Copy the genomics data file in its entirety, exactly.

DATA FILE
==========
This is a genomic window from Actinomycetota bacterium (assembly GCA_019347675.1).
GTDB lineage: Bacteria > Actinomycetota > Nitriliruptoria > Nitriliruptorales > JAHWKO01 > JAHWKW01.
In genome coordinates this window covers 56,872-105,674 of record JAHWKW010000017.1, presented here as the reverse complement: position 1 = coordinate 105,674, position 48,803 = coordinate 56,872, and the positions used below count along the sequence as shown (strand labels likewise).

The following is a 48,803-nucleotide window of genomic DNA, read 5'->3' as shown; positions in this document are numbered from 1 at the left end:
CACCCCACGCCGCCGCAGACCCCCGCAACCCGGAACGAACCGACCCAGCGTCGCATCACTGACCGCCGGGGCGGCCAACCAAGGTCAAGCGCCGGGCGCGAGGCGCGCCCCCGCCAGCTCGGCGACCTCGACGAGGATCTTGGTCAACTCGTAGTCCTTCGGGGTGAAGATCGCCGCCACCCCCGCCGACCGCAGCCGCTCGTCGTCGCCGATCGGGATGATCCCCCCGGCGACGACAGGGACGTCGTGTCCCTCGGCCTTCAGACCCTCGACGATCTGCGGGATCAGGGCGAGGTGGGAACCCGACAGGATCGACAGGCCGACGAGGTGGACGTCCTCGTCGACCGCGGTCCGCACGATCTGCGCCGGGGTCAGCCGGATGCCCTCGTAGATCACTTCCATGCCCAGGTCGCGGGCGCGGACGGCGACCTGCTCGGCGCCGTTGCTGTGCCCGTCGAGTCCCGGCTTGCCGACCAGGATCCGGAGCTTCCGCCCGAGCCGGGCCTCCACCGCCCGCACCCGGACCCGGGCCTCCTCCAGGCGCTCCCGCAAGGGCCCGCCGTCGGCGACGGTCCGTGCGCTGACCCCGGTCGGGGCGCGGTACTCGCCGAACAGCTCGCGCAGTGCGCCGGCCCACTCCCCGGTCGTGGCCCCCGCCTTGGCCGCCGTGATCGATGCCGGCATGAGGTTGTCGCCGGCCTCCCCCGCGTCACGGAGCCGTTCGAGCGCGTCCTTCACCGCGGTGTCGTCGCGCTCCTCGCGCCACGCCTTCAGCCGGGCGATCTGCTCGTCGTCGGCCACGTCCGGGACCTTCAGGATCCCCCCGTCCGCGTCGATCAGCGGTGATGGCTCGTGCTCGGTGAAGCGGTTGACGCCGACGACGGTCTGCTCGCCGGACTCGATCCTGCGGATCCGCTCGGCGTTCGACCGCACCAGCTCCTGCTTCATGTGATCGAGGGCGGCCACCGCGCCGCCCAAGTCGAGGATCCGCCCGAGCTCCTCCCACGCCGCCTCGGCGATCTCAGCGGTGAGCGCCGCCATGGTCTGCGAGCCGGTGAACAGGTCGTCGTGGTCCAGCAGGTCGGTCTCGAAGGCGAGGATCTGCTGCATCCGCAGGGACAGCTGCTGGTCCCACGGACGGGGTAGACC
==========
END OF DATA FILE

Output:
This is a genomic window from Actinomycetota bacterium (assembly GCA_019347675.1).
GTDB lineage: Bacteria > Actinomycetota > Nitriliruptoria > Nitriliruptorales > JAHWKO01 > JAHWKW01.
In genome coordinates this window covers 56,872-105,674 of record JAHWKW010000017.1, presented here as the reverse complement: position 1 = coordinate 105,674, position 48,803 = coordinate 56,872, and the positions used below count along the sequence as shown (strand labels likewise).

The following is a 48,803-nucleotide window of genomic DNA, read 5'->3' as shown; positions in this document are numbered from 1 at the left end:
CACCCCACGCCGCCGCAGACCCCCGCAACCCGGAACGAACCGACCCAGCGTCGCATCACTGACCGCCGGGGCGGCCAACCAAGGTCAAGCGCCGGGCGCGAGGCGCGCCCCCGCCAGCTCGGCGACCTCGACGAGGATCTTGGTCAACTCGTAGTCCTTCGGGGTGAAGATCGCCGCCACCCCCGCCGACCGCAGCCGCTCGTCGTCGCCGATCGGGATGATCCCCCCGGCGACGACAGGGACGTCGTGTCCCTCGGCCTTCAGACCCTCGACGATCTGCGGGATCAGGGCGAGGTGGGAACCCGACAGGATCGACAGGCCGACGAGGTGGACGTCCTCGTCGACCGCGGTCCGCACGATCTGCGCCGGGGTCAGCCGGATGCCCTCGTAGATCACTTCCATGCCCAGGTCGCGGGCGCGGACGGCGACCTGCTCGGCGCCGTTGCTGTGCCCGTCGAGTCCCGGCTTGCCGACCAGGATCCGGAGCTTCCGCCCGAGCCGGGCCTCCACCGCCCGCACCCGGACCCGGGCCTCCTCCAGGCGCTCCCGCAAGGGCCCGCCGTCGGCGACGGTCCGTGCGCTGACCCCGGTCGGGGCGCGGTACTCGCCGAACAGCTCGCGCAGTGCGCCGGCCCACTCCCCGGTCGTGGCCCCCGCCTTGGCCGCCGTGATCGATGCCGGCATGAGGTTGTCGCCGGCCTCCCCCGCGTCACGGAGCCGTTCGAGCGCGTCCTTCACCGCGGTGTCGTCGCGCTCCTCGCGCCACGCCTTCAGCCGGGCGATCTGCTCGTCGTCGGCCACGTCCGGGACCTTCAGGATCCCCCCGTCCGCGTCGATCAGCGGTGATGGCTCGTGCTCGGTGAAGCGGTTGACGCCGACGACGGTCTGCTCGCCGGACTCGATCCTGCGGATCCGCTCGGCGTTCGACCGCACCAGCTCCTGCTTCATGTGATCGAGGGCGGCCACCGCGCCGCCCAAGTCGAGGATCCGCCCGAGCTCCTCCCACGCCGCCTCGGCGATCTCAGCGGTGAGCGCCGCCATGGTCTGCGAGCCGGTGAACAGGTCGTCGTGGTCCAGCAGGTCGGTCTCGAAGGCGAGGATCTGCTGCATCCGCAGGGACAGCTGCTGGTCCCACGGACGGGGTAGACC